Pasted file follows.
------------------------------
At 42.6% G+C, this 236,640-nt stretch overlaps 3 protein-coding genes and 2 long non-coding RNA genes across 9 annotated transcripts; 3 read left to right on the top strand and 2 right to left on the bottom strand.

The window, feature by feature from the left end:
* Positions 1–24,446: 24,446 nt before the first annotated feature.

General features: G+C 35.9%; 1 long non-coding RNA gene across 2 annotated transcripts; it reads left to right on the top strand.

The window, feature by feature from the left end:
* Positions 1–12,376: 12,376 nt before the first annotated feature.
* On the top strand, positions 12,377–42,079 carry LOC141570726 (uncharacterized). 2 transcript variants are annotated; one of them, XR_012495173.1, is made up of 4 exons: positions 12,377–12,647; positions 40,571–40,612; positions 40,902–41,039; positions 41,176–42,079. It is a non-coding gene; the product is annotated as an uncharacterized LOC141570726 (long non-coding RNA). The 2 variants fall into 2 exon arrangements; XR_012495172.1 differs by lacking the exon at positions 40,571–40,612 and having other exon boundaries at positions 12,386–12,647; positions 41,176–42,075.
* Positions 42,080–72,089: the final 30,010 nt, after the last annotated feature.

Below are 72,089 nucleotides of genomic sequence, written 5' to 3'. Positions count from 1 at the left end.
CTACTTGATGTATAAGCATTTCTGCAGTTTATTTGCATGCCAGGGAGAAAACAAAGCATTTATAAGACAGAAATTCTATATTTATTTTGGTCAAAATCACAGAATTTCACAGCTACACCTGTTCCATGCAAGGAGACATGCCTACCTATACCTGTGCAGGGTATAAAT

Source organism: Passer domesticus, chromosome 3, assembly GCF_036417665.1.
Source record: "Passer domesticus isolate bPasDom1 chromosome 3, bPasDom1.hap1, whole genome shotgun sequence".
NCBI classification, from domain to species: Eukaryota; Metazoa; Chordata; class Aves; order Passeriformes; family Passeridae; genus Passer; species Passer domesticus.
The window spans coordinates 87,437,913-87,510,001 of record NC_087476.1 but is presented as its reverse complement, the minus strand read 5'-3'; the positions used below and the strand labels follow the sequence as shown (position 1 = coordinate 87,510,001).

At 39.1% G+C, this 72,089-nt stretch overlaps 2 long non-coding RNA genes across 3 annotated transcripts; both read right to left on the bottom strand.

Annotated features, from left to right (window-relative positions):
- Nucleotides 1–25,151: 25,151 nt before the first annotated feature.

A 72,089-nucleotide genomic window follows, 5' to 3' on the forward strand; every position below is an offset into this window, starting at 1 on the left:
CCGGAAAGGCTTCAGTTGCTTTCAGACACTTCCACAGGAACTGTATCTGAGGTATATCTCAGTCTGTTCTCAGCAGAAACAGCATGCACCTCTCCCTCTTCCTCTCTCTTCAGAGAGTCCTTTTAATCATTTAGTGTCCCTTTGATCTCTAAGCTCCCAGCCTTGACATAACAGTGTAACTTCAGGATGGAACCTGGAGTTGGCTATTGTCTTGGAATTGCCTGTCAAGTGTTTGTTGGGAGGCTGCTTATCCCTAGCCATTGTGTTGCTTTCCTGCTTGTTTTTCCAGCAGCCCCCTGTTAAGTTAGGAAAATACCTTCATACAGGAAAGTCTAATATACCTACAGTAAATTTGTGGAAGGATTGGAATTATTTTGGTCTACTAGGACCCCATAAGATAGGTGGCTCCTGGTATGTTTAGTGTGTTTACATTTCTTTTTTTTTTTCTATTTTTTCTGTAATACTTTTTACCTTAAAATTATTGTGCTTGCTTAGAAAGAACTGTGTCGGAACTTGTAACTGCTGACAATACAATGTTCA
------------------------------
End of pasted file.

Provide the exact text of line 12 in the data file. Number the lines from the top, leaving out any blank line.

Source record: "Passer domesticus isolate bPasDom1 chromosome 3, bPasDom1.hap1, whole genome shotgun sequence".